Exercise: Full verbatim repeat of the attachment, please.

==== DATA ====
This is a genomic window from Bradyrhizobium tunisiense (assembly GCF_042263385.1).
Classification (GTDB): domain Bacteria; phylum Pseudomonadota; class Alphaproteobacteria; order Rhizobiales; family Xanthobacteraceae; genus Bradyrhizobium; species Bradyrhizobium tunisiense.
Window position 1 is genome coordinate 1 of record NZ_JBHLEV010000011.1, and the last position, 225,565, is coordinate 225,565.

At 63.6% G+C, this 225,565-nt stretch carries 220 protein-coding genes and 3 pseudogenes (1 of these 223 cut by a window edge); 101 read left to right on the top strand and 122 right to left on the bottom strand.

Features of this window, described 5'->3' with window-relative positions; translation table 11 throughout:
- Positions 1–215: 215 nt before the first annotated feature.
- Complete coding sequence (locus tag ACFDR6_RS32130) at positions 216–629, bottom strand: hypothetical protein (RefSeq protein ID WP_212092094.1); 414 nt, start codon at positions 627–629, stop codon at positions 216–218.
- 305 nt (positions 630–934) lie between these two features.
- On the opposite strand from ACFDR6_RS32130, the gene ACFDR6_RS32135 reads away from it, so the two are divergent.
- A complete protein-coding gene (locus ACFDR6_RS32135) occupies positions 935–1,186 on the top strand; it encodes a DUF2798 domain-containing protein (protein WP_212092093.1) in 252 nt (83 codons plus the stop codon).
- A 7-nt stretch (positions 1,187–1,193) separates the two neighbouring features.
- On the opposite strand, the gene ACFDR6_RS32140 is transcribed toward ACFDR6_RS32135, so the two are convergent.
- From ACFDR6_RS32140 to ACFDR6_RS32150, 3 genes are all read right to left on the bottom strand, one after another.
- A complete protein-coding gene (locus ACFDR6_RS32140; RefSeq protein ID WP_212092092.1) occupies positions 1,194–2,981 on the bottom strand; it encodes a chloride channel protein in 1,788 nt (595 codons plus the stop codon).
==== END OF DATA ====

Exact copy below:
This is a genomic window from Bradyrhizobium tunisiense (assembly GCF_042263385.1).
Classification (GTDB): domain Bacteria; phylum Pseudomonadota; class Alphaproteobacteria; order Rhizobiales; family Xanthobacteraceae; genus Bradyrhizobium; species Bradyrhizobium tunisiense.
Window position 1 is genome coordinate 1 of record NZ_JBHLEV010000011.1, and the last position, 225,565, is coordinate 225,565.

At 63.6% G+C, this 225,565-nt stretch carries 220 protein-coding genes and 3 pseudogenes (1 of these 223 cut by a window edge); 101 read left to right on the top strand and 122 right to left on the bottom strand.

Features of this window, described 5'->3' with window-relative positions; translation table 11 throughout:
- Positions 1–215: 215 nt before the first annotated feature.
- Complete coding sequence (locus tag ACFDR6_RS32130) at positions 216–629, bottom strand: hypothetical protein (RefSeq protein ID WP_212092094.1); 414 nt, start codon at positions 627–629, stop codon at positions 216–218.
- 305 nt (positions 630–934) lie between these two features.
- On the opposite strand from ACFDR6_RS32130, the gene ACFDR6_RS32135 reads away from it, so the two are divergent.
- A complete protein-coding gene (locus ACFDR6_RS32135) occupies positions 935–1,186 on the top strand; it encodes a DUF2798 domain-containing protein (protein WP_212092093.1) in 252 nt (83 codons plus the stop codon).
- A 7-nt stretch (positions 1,187–1,193) separates the two neighbouring features.
- On the opposite strand, the gene ACFDR6_RS32140 is transcribed toward ACFDR6_RS32135, so the two are convergent.
- From ACFDR6_RS32140 to ACFDR6_RS32150, 3 genes are all read right to left on the bottom strand, one after another.
- A complete protein-coding gene (locus ACFDR6_RS32140; RefSeq protein ID WP_212092092.1) occupies positions 1,194–2,981 on the bottom strand; it encodes a chloride channel protein in 1,788 nt (595 codons plus the stop codon).